Boeing confirmed on Monday (22 February) that dozens of its 777 aircraft were grounded globally after the engine of a United Airlines plane caught fire and scattered debris over a suburb of Denver, Colorado.
It is a fresh blow for the beleaguered US aviation giant that was forced to ground another fleet of planes after a series of deadly crashes.
Boeing said that 128 of its 777 planes with Pratt & Whitney engines will stop flying after the fire Saturday that forced the United Airlines plane to make an emergency landing.
Flight UA328 had been headed from Denver to Honolulu when it experienced engine failure shortly after departure.
A video shot from inside the plane – which had 231 passengers and 10 crew on board – showed the right engine ablaze and wobbling on the wing of the Boeing 777-200.
Residents in the Denver suburb of Broomfield found large pieces of the plane scattered around their community.
Its front cowling, which landed in the front yard of a house, was entirely missing as the aircraft returned to Denver airport.
There were no injuries on the plane or on the ground, authorities said.
The US Federal Aviation Administration (FAA) ordered extra inspections of some passenger jets after the incident.
Steve Dickson, the head of the regulator, said he had consulted with experts, signalling the planes would likely be removed from the air.
“I have directed them to issue an Emergency Airworthiness Directive that would require immediate or stepped-up inspections of Boeing 777 airplanes equipped with certain Pratt & Whitney PW4000 engines,” he said in a statement.
Dickson added that a preliminary safety data review pointed to a need for additional checks of the jet engine’s fan blades, which were unique to the engine model and only used on 777 planes.
Officials from the FAA met with Pratt & Whitney and Boeing representatives on Sunday evening, he added.
The US National Transportation and Safety Board also said it is investigating the incident, while United Airlines, Asiana, Japan Airlines and All Nippon Airways grounded their planes earlier.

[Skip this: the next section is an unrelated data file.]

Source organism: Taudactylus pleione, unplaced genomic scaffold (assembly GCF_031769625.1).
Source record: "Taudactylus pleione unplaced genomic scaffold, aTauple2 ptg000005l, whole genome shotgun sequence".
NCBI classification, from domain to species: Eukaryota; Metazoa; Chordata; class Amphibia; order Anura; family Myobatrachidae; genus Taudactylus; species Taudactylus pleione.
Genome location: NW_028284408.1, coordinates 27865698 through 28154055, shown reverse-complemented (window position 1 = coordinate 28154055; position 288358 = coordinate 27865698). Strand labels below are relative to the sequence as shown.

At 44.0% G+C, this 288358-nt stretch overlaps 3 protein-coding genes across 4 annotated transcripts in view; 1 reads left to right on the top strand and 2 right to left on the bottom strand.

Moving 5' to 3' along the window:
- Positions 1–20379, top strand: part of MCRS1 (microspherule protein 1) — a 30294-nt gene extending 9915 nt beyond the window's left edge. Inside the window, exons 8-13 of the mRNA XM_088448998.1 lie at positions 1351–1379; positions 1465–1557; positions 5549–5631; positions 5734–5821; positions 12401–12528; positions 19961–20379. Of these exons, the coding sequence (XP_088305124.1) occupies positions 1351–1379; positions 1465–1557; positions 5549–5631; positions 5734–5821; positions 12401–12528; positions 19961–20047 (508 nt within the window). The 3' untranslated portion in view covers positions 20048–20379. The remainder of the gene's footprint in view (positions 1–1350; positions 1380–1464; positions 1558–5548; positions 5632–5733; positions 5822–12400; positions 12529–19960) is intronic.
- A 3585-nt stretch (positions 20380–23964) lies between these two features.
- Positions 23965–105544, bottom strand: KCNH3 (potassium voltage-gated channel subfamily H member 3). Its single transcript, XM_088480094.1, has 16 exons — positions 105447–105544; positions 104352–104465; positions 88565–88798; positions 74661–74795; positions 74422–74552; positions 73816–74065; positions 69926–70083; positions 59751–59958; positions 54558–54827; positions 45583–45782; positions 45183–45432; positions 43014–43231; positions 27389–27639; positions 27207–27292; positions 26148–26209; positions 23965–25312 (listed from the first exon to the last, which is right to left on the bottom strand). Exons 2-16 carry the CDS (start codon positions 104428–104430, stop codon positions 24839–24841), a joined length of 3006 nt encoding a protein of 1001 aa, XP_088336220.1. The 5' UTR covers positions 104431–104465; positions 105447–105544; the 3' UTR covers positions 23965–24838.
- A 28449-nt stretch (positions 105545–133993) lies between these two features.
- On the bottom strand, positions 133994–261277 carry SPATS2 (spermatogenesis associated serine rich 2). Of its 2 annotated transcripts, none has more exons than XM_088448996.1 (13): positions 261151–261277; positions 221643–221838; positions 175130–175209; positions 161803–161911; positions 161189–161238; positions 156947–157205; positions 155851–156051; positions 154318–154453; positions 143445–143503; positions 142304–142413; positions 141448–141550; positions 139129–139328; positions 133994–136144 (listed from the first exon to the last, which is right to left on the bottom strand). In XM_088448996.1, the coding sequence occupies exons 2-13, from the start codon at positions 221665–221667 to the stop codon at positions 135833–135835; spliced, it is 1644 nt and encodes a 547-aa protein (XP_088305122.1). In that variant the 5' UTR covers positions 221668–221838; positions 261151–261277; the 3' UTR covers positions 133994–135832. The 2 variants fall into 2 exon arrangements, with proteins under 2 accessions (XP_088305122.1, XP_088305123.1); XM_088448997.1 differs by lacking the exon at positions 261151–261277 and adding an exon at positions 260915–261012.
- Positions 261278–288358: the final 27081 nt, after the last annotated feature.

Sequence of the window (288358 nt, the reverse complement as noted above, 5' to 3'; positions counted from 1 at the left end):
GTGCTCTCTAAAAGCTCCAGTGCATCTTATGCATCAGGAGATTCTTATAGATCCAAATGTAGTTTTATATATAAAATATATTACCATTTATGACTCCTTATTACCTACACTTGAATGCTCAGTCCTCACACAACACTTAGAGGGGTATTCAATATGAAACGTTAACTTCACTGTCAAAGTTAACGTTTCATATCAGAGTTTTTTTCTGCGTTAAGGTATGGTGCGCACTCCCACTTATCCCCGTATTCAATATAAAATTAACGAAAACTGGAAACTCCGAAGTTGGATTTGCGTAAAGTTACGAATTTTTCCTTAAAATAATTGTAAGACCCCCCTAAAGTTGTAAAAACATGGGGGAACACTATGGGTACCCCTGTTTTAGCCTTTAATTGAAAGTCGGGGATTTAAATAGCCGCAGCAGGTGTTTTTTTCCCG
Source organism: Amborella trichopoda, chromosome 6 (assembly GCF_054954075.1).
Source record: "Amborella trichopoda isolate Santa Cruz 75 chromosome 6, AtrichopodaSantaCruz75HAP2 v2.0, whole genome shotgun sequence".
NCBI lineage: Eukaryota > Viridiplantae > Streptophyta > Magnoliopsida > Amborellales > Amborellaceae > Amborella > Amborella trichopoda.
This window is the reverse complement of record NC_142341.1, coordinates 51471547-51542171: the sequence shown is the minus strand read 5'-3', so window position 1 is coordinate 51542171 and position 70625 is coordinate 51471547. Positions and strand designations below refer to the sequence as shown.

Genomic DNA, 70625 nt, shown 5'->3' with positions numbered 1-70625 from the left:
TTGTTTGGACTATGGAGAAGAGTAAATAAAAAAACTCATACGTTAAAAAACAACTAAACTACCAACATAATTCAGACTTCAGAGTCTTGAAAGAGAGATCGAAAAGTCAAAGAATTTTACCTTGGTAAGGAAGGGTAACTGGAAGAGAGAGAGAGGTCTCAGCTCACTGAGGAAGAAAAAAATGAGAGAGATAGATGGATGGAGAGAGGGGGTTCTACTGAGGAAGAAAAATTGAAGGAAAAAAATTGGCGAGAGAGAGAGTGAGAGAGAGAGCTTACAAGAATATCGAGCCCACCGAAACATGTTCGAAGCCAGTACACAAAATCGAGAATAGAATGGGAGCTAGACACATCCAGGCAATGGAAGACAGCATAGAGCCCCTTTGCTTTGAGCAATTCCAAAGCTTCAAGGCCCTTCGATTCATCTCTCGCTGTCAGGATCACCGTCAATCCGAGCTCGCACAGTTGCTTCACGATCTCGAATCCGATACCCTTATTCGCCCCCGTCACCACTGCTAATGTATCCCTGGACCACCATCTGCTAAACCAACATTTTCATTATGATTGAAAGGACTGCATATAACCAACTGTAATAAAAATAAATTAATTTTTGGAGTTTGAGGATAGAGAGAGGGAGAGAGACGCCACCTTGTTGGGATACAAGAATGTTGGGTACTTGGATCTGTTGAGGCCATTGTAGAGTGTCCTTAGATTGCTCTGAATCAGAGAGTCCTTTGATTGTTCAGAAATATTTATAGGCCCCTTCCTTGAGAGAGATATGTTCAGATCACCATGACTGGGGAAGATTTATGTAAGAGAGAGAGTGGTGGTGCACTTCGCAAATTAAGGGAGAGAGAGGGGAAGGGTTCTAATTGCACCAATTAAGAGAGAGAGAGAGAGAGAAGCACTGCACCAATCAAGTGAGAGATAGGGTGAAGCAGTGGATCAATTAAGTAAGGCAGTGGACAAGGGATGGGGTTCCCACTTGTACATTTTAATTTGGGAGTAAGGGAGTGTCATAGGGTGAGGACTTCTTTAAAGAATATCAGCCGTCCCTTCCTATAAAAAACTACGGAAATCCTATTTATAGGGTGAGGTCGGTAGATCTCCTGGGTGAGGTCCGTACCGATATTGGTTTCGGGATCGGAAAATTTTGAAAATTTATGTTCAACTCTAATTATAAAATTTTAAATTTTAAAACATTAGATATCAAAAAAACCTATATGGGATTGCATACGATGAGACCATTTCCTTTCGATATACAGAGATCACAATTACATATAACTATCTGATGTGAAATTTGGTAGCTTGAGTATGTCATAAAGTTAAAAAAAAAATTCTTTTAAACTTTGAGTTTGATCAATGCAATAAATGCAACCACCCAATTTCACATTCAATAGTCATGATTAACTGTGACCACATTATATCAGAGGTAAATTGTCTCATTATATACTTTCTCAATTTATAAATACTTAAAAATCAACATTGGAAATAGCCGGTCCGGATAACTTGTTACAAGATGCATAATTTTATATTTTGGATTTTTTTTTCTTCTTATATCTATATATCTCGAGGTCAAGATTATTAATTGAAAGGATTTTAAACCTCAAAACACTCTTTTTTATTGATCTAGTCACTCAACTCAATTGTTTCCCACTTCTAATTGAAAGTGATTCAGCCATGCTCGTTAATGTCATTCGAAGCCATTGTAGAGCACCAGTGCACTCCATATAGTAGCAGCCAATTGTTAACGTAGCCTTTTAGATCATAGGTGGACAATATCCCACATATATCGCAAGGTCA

Japan’s transport ministry had earlier said it had ordered stricter inspections of the engine after a Japan Airlines 777 plane flying from Haneda to Naha experienced trouble with “an engine in the same family” in December.
Asiana Airlines, South Korea’s second-largest carrier, had also said it would not fly any of its seven currently operational 777s.
Fresh blow for Boeing
The engine failure is unwelcome news for Boeing following several high-profile accidents.
The manufacturer’s 737 MAX was grounded worldwide in March 2019 after 346 people died in two crashes – the 2019 Lion Air disaster in Indonesia and an Ethiopian Airlines crash the following year.
Investigators said the main cause of both crashes was a faulty flight handling system known as the Maneuvering Characteristics Augmentation System, or MCAS.
Boeing was forced to revamp the system and implement new pilot training protocols.
This month the aircraft made its first commercial flight in Europe since the grounding, after the continent’s air safety regulator EASA approved the return of the 737 MAX.
EASA faced criticism in the wake of the crash for its reliance on the US-mandated FAA. The EU body said it would take a more independent approach to carrying out safety assessments in the future.
The FAA and Britain’s Civil Aviation Authority have also cleared the aircraft for flying again.
The 737 MAX was a big hit with airlines, becoming Boeing’s fastest-selling aircraft until its grounding, which has now been lifted. After the COVID-19 crisis decimated demand, airlines have cancelled hundreds of orders for the plane.